Is it possible to overdose on comedy? San Francisco in January is the place to find out, since our much-heralded annual comedy festival, Sketchfest, is offering up over 200 shows this year. I’m pretty sure I’ve attended at least a couple of programs at every single fest—even if you have unlimited time and money, you have to pick and choose, since there are often five or six shows on at the same time—but for Year 15 of the event, I bought tickets for four shows in four days. All of them take place in San Francisco (would it kill them to add an East Bay venue or two?), which meant plenty of trips across the bay.
First up: “Rifftrax Live,” a performance at the Castro Theatre by the ever-popular Mystery Science Theater gang of Michael J. Nelson, Kevin Murphy and Bill Corbett, presenting their live commentary over vintage films. I was a big fan of MST3K back in the day, but I particularly enjoyed it when they showed bizarre educational movies or shorts during an episode. Well, “Rifftrax” was an entire evening of shorts, including a truly odd Canadian film called “David and Hazel: A Study in Communication.” “If the popular AMC show were called Sad Men instead, this would be that show,” say the program notes, and indeed, this 30-minute drama about a dysfunctional early-60s relationship was a masterpiece of office cigarette-smoking, lonely housewives and stony silences. The groovy 1970s-era “Improve Your Pronunciation” was another gem. (Because I felt I should get some culture in before all of this comedy, I spent Thursday afternoon at the DeYoung Museum looking at art.)
On Friday, we went to a live taping of the Judge John Hodgman podcast. Joe & I are both huge fans of the weekly JJH program, in which Hodgman, best known for his regular appearances on the Jon Stewart-era “Daily Show” and iconic Mac Computer ads, resolves disputes. For weeks, Hodgman had been putting out a call for San Francisco-area litigants who would be willing to appear at the live show, and the Friday event featured several of them. First up was a drought-conscious guy whose girlfriend objected to his collecting water in empty “bulk yogurt containers” all over the house. The most hilarious part of this was that the defendant was one of Joe’s co-workers. Joe had no idea, and of course was shocked and delighted that someone he knew personally was part of the show. The second big case involved a father who taped odd and somewhat frightening images on his 15-year-old son’s bunk bed; this case was accompanied by a slide show of visual aids, including photos of naked mole rats and Herve Villechaize in green make-up. I don’t know if it will come through in the podcast, but this may have been the funniest two hours I have ever spent. I literally felt exhausted from laughing so hard at the end of the show.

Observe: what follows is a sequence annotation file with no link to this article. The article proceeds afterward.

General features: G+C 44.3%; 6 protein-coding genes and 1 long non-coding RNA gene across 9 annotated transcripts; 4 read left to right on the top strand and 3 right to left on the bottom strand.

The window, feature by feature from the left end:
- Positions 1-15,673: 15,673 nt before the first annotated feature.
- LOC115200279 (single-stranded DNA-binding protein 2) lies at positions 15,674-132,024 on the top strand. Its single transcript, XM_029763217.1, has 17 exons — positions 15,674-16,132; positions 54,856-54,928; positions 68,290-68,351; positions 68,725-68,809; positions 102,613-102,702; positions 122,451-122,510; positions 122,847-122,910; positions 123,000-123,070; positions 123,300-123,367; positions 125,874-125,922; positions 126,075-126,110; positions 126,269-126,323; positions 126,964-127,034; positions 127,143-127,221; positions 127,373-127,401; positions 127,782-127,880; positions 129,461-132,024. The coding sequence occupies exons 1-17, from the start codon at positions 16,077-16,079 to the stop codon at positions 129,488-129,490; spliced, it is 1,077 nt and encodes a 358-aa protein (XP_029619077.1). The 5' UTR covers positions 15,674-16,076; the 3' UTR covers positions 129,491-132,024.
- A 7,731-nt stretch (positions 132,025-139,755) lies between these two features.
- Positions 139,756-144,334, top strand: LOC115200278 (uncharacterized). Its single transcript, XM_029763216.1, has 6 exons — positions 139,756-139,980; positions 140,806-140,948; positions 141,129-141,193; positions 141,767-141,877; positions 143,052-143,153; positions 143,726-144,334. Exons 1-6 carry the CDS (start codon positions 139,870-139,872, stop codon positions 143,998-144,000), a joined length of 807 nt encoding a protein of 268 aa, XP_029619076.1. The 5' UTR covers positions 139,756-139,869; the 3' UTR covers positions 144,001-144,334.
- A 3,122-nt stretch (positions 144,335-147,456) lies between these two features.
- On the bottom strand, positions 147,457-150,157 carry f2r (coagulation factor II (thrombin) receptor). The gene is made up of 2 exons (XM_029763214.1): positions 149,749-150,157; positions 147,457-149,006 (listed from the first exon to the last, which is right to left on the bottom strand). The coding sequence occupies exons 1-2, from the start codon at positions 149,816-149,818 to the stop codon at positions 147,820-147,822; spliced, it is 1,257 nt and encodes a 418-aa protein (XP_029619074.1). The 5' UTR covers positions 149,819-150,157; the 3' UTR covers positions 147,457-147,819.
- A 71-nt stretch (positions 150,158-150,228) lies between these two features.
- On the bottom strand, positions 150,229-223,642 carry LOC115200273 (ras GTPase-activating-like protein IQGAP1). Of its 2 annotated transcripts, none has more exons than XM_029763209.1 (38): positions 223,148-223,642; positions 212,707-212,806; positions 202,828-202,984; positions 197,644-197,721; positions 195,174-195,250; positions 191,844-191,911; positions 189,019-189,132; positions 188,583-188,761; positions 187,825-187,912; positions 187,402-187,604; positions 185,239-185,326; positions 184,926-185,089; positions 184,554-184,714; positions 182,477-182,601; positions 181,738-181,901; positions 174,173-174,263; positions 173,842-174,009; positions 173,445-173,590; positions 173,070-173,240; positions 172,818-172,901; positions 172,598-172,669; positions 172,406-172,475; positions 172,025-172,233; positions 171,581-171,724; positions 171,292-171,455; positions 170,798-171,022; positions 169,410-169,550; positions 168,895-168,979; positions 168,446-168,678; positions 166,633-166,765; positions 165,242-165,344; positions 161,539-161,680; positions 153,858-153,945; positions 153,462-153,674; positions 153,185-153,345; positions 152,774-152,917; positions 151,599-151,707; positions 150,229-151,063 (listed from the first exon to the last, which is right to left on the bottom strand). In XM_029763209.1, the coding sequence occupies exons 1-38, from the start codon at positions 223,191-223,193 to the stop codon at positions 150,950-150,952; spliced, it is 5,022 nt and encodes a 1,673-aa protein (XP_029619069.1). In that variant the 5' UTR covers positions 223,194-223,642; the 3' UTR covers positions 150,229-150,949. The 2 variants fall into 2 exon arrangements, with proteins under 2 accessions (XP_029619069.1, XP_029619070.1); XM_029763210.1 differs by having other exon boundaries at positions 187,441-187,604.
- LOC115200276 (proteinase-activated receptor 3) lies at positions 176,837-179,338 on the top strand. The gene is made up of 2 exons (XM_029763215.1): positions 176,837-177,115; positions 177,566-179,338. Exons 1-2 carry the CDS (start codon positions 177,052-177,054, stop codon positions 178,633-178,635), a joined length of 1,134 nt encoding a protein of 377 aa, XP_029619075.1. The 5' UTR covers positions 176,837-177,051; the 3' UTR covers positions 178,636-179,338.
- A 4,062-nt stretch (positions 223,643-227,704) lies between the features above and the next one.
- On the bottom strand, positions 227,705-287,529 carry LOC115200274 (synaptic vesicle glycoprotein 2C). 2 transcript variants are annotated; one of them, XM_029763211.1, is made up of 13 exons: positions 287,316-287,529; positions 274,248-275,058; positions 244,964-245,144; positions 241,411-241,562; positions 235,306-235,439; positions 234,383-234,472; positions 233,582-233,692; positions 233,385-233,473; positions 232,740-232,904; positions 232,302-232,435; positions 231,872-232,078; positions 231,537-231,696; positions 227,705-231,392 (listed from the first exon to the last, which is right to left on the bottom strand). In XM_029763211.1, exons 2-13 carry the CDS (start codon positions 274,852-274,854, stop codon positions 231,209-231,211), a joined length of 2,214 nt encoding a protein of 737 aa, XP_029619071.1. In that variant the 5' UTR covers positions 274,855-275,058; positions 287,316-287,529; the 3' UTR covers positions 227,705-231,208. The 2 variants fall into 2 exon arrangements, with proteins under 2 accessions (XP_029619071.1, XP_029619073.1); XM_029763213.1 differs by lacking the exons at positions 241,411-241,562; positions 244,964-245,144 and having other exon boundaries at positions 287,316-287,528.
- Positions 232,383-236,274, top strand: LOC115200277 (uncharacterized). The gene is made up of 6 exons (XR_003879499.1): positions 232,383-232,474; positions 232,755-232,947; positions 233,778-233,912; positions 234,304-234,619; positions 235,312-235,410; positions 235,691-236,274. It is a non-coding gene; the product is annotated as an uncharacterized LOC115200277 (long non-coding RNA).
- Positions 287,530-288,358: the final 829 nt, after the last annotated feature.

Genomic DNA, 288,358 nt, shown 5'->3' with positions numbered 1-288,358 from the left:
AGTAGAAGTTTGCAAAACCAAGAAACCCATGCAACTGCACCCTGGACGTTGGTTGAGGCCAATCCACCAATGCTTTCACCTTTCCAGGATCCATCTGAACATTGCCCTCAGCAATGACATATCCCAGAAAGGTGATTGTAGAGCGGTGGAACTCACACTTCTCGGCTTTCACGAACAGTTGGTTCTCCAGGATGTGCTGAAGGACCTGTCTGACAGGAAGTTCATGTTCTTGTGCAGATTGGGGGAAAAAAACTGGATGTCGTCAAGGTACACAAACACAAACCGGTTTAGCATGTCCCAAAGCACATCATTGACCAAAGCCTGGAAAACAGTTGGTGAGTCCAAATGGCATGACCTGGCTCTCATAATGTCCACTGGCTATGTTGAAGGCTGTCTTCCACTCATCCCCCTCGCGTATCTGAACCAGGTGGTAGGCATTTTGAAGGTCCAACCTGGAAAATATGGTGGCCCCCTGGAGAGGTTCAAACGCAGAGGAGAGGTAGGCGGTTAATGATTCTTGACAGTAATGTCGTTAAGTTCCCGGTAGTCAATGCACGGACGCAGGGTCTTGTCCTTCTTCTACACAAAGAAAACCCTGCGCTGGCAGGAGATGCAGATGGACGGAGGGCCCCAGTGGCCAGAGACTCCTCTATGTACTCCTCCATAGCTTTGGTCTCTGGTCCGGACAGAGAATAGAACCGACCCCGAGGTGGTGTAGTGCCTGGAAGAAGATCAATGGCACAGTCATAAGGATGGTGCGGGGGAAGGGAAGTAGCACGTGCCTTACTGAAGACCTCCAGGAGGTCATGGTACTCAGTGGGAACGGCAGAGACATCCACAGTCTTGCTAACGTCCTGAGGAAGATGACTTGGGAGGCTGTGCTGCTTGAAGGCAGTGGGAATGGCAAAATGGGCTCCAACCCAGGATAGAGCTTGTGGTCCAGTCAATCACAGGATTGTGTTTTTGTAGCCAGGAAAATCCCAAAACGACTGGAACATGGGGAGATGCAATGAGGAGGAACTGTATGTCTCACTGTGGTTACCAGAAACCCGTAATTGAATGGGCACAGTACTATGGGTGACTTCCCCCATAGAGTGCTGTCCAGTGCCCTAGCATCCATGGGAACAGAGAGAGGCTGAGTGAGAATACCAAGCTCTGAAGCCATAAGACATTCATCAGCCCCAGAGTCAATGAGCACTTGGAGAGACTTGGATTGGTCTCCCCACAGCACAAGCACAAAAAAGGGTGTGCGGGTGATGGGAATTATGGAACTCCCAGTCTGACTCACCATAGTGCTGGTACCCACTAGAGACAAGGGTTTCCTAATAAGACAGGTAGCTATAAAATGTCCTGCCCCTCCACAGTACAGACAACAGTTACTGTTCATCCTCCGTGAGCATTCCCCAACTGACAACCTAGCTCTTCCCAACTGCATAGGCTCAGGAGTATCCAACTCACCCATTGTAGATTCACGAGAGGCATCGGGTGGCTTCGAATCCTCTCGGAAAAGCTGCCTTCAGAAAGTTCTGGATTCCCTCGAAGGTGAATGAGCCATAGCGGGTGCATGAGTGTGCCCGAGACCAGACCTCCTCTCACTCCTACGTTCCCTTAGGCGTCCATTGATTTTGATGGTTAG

Saturday, we attended “Jordan Jesse Go,” a podcast Joe really enjoys—I find its humor a little juvenile, but John Hodgman was the week’s guest, so how could I refuse? Unlike the family friendly JJH, JJG is definitely R-rated, which is why it was so surprising to see a dad and his 10-year-old son in the front row center. Who would take a 10-year-old to a taping of an adult podcast? There was an audience participation element, and Hodgman immediately lasered in on the kid and had him come up on stage to take a quiz about Frank Herbert’s “Dune” (which he loudly protested he knew nothing about). At this point I realized that anything could happen; the kid seemed precocious, and it ended well (I guess), though I was left with more questions than answers. If it turns out this is a child of divorce and the mom wants full custody, she could probably use the podcast as exhibit A to win it.
What kind of person goes to a stand-up comedy show at 11 AM? Lots of people, as it turns out; “Brunches with Funches,” featuring popular comedian Ron Funches and some of his pals, was sold out. I’m sure somebody came up with the name first and then built a show around it. The brunch buffet seemed overpriced so we just bought regular tickets, though we were seated on the upper level directly above the steam trays of eggs and bacon, so Joe was pretty ravenous by the time we left the club. Ron is one of the funniest new comics in the biz, and did a hilarious routine about how he’s finally started earning a decent living in the past six months (he expressed amazement that “mumbling jokes into a microphone” could be so lucrative). I hope his story about trying to buy marijuana during a trip to Canada winds up in a future comedy special, because it was great. (I’m generally not a big fan of weed humor, but I’ll make an exception for this one.)
Here’s some Ron Funches: